Attorneys are employed to help corporations find workarounds that allow avoiding royalties.

When Apple figures out a way to cheaply manufacture capacitive touch screens, that's an innovation of the arts and sciences that, eventually, makes smartphones usable enough and cheap enough to be put in the hands of a lot more people. We (for varying definitions of "we") all benefit.

But when lawyers "innovate" ways to obfuscate the fact that they're patenting the trivial, or when lawyers "innovate" baroque new legal theories to help them avoid patent extortion, the only people that helps are the lawyers. The cause of the arts and sciences is not advanced in any way. The billion or so dollars a year Apple and Google and Microsoft all have to spend hiring better lawyers than their competitors is a Red Queen's Race that drives up the cost of technology. All those billions of dollars they spend to make sure they're not out-lawyered by the other guys are billions they can't spend on improving the technology they produce. It's deadweight loss, a massive transfer of wealth from electronics consumers to the "legal class."

I get it - you're exactly the kind of lawyer I'm talking about, so you naturally don't want to believe that when you go to work every day you're making the world a worse place. But you are. And you have to know that your self-serving notion that you somehow challenge the innovators by putting up meaningless legal obstacles and participating in patent extortion sounds really, really fucking stupid.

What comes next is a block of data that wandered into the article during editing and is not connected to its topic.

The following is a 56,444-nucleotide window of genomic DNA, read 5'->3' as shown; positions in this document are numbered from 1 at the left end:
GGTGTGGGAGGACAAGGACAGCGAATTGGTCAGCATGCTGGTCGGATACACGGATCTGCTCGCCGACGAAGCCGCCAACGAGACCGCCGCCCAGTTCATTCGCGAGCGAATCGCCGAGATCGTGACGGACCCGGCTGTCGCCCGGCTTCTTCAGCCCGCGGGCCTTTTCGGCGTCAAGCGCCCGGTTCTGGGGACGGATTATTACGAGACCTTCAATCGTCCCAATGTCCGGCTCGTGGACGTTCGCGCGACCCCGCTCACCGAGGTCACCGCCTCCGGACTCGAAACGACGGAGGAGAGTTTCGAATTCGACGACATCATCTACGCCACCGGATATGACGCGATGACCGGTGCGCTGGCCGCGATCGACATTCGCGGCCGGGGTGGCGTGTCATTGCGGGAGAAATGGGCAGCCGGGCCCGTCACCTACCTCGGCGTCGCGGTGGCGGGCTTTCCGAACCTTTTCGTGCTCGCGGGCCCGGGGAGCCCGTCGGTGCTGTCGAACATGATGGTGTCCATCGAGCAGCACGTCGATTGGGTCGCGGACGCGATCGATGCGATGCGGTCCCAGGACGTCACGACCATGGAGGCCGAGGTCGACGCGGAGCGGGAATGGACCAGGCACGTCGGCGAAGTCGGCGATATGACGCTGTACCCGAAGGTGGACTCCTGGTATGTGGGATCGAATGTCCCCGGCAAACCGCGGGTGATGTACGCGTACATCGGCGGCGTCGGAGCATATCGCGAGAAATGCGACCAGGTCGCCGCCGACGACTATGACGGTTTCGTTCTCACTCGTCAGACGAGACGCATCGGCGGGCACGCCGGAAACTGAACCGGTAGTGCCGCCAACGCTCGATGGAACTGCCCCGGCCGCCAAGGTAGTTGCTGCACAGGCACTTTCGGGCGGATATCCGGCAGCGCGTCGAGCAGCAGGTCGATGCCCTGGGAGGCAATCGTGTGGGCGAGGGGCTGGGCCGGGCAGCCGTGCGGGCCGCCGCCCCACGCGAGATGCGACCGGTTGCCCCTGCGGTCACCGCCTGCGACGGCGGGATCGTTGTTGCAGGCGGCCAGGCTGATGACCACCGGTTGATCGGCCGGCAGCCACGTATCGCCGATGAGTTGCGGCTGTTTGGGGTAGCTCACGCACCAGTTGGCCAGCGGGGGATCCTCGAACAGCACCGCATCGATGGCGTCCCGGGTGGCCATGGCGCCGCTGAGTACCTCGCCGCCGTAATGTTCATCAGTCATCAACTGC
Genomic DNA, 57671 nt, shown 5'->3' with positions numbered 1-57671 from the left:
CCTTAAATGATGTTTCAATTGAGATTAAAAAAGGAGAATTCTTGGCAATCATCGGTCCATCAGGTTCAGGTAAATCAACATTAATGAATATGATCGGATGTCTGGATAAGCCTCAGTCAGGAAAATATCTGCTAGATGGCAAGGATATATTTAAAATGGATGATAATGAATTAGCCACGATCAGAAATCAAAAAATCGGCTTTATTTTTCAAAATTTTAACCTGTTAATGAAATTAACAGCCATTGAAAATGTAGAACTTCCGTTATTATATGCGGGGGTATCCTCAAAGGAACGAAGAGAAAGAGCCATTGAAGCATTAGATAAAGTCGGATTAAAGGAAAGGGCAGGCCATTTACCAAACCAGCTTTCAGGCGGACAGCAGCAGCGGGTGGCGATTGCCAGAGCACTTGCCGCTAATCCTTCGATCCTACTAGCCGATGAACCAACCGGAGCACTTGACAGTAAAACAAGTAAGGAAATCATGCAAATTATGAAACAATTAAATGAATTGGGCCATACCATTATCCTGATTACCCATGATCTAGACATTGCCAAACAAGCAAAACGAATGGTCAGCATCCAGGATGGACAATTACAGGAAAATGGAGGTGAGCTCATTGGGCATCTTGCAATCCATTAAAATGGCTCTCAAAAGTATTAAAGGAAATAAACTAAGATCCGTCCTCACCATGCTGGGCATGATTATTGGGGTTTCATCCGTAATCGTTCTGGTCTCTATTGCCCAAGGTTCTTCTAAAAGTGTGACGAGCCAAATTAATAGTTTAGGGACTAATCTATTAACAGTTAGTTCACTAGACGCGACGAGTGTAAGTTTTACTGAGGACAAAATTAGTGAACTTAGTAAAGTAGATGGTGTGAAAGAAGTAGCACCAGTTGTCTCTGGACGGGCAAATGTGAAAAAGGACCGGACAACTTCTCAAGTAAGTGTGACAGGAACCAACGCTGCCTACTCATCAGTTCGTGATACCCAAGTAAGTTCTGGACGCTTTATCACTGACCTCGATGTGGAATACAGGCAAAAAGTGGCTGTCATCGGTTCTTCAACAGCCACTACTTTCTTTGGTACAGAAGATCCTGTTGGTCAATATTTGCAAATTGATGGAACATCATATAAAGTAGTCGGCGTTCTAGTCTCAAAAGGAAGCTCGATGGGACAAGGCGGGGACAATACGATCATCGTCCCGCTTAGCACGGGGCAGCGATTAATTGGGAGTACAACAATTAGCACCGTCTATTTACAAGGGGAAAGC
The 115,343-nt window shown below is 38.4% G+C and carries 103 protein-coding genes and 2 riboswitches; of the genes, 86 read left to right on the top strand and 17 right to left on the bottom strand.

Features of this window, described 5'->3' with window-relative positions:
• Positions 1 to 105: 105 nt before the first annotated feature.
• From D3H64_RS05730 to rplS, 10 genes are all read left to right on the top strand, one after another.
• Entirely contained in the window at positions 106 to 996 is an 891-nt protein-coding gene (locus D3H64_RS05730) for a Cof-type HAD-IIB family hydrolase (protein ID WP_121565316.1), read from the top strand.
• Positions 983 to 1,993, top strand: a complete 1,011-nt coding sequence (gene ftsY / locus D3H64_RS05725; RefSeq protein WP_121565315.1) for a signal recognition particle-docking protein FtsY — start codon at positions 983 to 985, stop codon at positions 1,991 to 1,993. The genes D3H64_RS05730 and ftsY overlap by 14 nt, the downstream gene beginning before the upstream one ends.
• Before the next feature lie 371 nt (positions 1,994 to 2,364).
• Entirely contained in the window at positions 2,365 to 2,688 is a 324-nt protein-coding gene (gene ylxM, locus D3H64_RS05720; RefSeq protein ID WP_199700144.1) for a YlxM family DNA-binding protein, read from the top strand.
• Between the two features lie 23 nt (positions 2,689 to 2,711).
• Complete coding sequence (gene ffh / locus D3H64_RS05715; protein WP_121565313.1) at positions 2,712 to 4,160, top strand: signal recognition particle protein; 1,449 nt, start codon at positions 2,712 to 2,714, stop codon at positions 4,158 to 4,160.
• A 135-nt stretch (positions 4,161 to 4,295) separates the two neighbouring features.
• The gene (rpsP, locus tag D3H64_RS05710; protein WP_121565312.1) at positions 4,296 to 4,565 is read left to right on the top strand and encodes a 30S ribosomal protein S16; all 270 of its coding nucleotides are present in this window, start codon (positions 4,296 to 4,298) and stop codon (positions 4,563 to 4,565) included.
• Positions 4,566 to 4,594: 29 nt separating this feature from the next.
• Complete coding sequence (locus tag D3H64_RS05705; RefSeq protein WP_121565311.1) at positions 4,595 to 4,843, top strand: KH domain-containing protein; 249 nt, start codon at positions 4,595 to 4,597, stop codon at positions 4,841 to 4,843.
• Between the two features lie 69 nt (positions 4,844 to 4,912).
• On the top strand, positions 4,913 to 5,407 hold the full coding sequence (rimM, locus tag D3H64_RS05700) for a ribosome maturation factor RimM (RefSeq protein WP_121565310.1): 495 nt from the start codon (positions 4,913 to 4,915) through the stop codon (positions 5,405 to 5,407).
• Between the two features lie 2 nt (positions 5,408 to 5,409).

But I have worked as a patent examiner and as a patent attorney. During the one year that I worked in the PTO, I never allowed a single patent.

Maybe that's why it was only for a year.

Sorry but I'm not impressed by your anecdata. Somebody at the PTO is approving these invalid patents and its almost certainly because we've arranged the financial interests of the PTO in order to produce that outcome.

After all, patent examiners are being asked to essentially prove a negative.

No, they're being asked to do their job. And they clearly are not. How could they, with only 16 hours on average to judge the legitimacy of a patent application?

The patent holder never made a nickle enforcing his patent.

No, because he submitted that patent to demonstrate the absurdity of the US patent system. Point made, I think. You apparently have even more examples but somehow, you don't think that indicates a broken system that needs to be reformed. Amazing.

Who has the right to tell you not to pinch up a loaf of bread, a pack of balogna and a beer from the supermarket when your family is hungry?

The shop owner who will be materially deprived of the bread, the bologna, and the beer if I take them. But making a copy of a movie I never intend to purchase deprives nobody of anything they were ever going to get. Again, that's why it's not stealing - if I take your loaf of bread, you have one less loaf of bread. You're made poorer by the value of exactly one loaf of bread which you no longer have.

But my copy of Lethal Weapon 18 doesn't deprive MGM/Miramax/Fox of anything. They still have just as many copies to sell as they did before.

But I don't see why your right to own a free copy of a movie is any greater than the copyright holder's right to be paid for a copy.